I recently gave a talk (preserved YouTube here) about the cache pattern and the Web Storage Portability Layer (WSPL) at Google I/O. It was exciting getting to give a talk at the Moscone Center as previously I had only ever been one of the audience members. The conference seemed to go by in a blur for me as I was sleep-deprived from getting the WSPL to "just good enough" to actually be released. (And some ofyou have already pointed out that I missed several bugs.) In my talk, I provided a general overview of the cache pattern and this post expands on the handling of hit determination and merging server and local changes.
The cache pattern is a design pattern for building an offline-capable web application. We implemented the cache pattern to make Gmail for Mobile tolerant of flaky wireless connections but the approach is generally applicable. Here's how it works. Consider a typical AJAX application. As shown in the diagram, we have a web application with a local model, view and controllers. The user interacts with theapplication and the controller dispatches XmlHttpRequests (XHRs for short) to the server. The server sends asynchronous requests to the application which it inserts into the model.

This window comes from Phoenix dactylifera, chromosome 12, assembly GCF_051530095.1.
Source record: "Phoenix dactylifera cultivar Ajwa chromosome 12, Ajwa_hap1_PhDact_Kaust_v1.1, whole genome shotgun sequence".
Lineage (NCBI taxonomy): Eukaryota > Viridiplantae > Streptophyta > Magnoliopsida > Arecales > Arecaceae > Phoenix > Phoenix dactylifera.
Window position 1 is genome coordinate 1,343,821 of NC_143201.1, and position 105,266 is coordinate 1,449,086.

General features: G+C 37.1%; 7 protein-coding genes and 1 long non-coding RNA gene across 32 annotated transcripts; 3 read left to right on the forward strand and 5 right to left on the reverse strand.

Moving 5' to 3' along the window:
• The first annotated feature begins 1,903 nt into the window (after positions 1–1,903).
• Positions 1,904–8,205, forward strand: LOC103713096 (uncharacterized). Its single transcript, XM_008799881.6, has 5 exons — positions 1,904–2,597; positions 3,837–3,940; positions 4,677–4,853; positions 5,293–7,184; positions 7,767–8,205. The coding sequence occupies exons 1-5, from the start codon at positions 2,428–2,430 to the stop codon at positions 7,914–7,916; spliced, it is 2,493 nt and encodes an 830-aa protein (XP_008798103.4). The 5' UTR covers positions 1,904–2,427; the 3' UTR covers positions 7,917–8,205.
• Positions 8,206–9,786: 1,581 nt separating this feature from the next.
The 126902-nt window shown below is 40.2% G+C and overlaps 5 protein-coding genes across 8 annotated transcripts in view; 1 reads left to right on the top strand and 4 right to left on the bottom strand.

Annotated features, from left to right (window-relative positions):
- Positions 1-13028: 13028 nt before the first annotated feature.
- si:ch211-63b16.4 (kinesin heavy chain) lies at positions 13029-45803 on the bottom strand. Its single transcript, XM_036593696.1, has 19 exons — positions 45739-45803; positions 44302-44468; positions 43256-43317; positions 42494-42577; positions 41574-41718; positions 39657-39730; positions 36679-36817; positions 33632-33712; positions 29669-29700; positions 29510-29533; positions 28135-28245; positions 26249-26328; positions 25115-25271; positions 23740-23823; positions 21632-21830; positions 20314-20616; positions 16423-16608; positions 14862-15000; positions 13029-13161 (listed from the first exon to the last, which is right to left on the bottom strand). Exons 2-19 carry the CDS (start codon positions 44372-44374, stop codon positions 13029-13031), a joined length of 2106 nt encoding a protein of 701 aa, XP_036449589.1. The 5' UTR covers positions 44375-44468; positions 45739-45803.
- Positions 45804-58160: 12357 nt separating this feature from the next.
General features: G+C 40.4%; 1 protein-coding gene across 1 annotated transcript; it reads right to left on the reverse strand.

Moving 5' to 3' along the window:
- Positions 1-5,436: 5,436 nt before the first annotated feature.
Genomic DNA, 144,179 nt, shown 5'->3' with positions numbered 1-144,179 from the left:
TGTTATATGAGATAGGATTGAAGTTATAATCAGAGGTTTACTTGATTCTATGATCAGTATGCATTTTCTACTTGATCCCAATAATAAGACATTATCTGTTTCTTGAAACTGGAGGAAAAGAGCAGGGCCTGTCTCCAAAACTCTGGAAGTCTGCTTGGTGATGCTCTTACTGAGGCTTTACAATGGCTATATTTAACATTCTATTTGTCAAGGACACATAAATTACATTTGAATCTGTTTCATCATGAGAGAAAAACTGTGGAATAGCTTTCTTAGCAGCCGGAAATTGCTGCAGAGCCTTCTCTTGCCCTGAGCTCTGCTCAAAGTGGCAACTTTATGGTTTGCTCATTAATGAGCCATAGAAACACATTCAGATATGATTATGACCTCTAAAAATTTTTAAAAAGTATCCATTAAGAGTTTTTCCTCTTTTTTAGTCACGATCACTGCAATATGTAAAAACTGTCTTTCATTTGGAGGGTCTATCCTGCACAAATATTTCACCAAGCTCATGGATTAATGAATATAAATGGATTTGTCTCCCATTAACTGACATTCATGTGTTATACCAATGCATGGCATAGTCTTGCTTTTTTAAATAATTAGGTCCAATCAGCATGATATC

As shown in this next diagram, in the cache pattern, we insert a cache between the application and the server. Having done so, many requests that would otherwise require a round-trip to the network.
A software cache like this one shares a great deal conceptually with hardware caches. When designing the cache used in Gmail for mobile, we used this similarity to guide our design. For example, to keep our cache as simple as possible, we implemented a software equivalent to a write-through cache with early forwarding and LRU eviction. The cache pattern in general (and consequently our implementation) has four important data flows as shown in the diagram.